60% of IT managers think email cyber-attacks are 'inevitable' - report
In a stark reminder of the severity of and prominence of cybercrime in 2020, 60% of global IT decision-makers believe it is either inevitable or likely that they will suffer an email cyber-attack in the next 12 months, according to new research from Mimecast.
The company has released its annual State of Email Security report, which surveyed 1,025 IT managers on their view of the current state of cybersecurity, both within their organisation and without.
While a large majority (77%) of respondents reported either having or actively rolling out a unified cybersecurity strategy, many still believe that even this does not guarantee total protection from a rapidly advancing arsenal wielded by threat actors.
31% of respondents cite data loss as their primary concern if they were to be hit by a breach, with a decrease in employee productivity (31%) and business downtime (29%) also figuring high in terms of concern.
“We're seeing the same threats that organisations have faced for years playing out with tactics matched to world events to evade detection,” says Mimecast vice president of threat intelligence Joshua Douglas.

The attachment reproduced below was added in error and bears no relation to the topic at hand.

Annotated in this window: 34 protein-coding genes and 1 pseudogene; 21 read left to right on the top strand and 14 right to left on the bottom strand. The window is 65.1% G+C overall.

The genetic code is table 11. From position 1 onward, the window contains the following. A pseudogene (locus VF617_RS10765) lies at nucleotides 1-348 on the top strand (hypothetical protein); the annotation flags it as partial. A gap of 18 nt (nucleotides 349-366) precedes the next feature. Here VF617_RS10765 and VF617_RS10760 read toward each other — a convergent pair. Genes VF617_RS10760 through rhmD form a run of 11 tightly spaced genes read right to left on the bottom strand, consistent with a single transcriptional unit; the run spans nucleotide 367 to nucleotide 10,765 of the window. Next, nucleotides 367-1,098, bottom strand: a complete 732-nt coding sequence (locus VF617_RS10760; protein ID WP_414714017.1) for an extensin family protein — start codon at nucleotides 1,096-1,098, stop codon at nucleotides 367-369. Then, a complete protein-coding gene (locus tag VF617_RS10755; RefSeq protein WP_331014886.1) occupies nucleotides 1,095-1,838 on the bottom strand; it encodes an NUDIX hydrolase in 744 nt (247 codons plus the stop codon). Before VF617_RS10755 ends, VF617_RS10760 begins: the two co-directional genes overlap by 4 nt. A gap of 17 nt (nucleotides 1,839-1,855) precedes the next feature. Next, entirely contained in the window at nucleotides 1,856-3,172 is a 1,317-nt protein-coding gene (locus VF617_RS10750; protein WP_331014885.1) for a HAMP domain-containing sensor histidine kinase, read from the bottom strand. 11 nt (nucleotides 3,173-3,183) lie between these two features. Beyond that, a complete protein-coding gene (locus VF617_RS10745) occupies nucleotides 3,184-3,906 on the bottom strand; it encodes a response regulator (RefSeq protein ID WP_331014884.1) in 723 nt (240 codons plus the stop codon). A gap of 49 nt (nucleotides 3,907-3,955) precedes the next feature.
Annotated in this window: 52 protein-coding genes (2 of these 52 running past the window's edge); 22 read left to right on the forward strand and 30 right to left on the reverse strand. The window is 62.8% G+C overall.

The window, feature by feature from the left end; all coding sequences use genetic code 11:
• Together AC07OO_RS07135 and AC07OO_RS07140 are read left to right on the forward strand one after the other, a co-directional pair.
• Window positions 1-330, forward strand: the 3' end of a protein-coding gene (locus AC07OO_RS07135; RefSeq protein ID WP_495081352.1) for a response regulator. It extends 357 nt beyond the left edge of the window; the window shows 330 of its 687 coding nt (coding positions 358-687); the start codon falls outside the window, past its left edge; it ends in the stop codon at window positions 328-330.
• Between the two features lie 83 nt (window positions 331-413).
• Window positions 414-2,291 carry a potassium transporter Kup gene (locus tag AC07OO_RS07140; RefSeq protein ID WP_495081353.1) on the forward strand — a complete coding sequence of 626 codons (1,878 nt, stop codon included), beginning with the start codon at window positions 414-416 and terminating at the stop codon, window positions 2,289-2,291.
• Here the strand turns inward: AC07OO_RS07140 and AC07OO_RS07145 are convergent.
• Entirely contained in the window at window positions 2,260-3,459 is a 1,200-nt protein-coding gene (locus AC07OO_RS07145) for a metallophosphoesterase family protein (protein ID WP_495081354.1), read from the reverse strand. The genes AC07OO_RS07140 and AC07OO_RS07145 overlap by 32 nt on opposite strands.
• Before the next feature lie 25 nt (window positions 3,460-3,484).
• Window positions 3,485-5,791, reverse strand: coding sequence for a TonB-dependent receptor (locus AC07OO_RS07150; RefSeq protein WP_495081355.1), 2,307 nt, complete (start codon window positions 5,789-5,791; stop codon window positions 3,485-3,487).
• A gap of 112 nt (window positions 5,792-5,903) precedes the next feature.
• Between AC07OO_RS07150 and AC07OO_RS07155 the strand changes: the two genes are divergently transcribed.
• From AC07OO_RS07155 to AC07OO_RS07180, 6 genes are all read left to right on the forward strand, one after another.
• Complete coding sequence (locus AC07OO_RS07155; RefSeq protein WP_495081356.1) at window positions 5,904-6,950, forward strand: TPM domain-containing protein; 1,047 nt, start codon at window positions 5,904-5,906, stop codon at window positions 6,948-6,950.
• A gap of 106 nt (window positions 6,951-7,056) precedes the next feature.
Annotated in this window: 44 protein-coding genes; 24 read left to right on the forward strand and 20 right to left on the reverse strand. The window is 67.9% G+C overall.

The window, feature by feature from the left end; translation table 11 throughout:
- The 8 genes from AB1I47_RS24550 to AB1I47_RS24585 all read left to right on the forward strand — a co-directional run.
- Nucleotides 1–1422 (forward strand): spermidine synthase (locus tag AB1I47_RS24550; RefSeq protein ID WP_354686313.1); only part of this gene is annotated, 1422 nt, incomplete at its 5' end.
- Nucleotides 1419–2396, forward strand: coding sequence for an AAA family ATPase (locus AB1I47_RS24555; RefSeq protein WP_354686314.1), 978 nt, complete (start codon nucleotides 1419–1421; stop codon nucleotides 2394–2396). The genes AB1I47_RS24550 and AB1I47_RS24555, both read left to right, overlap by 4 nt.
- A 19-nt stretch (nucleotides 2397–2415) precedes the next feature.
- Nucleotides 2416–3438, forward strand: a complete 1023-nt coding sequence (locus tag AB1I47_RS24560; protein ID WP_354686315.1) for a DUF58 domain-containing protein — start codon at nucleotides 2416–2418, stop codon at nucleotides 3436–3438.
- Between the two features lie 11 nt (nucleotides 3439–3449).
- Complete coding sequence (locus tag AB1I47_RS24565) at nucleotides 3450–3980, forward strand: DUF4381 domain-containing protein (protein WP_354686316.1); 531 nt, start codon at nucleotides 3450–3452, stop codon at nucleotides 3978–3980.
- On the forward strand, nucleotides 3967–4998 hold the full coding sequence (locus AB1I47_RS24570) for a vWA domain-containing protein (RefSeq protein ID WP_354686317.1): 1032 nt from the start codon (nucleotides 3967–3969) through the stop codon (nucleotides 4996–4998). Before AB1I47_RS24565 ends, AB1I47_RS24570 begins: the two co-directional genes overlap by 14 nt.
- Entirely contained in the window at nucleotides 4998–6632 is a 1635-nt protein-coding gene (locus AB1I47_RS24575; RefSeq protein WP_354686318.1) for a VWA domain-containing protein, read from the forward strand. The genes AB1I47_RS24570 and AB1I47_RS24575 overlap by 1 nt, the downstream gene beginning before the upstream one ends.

“The increases in remote working due to the global pandemic have only amplified the risks businesses face from these threats, making the need for effective cyber resilience essential.
The COVID-19 pandemic has left its mark on the cybersecurity world, with countless reports of increased threatening activity – especially when it comes to email breaches.
Phishing campaigns have exploded in the last three months, capitalising on the great shift to remote work and the increased vulnerability that comes with it, as well as exploiting the concerns and fear of a worldwide pandemic to lure victims into the trap of malicious software.
According to Mimecast's report, almost half (49%) of respondents reported anticipating an increase in web or email spoofing and brand exploitation in the next year, with a huge 84% particularly concerned about email domain, web domain or site spoofing attacks.
72% claim phishing attacks have either remained the same or increased in the past 12 months, and 74% said the same about impersonation attacks.
Ransomware also continues to wreak havoc, as just over half of respondents (51%) said ransomware attacks impacted their organisation, citing data loss, downtime, financial loss and loss of reputation or trust among customers.
“It's likely that cyber resilience strategies are lacking key elements, or don't have any at all, depending on the organisation's maturity in cybersecurity,” continues Douglas.
“Security leaders need to invest in a strategy that builds resilience moving at the same pace as digital transformation.
“This means organisations must apply a layered approach to email security, one that consists of attack prevention, security awareness training, roaming web security tied to email efficacy, brand exploitation protection, threat remediation and business continuity.”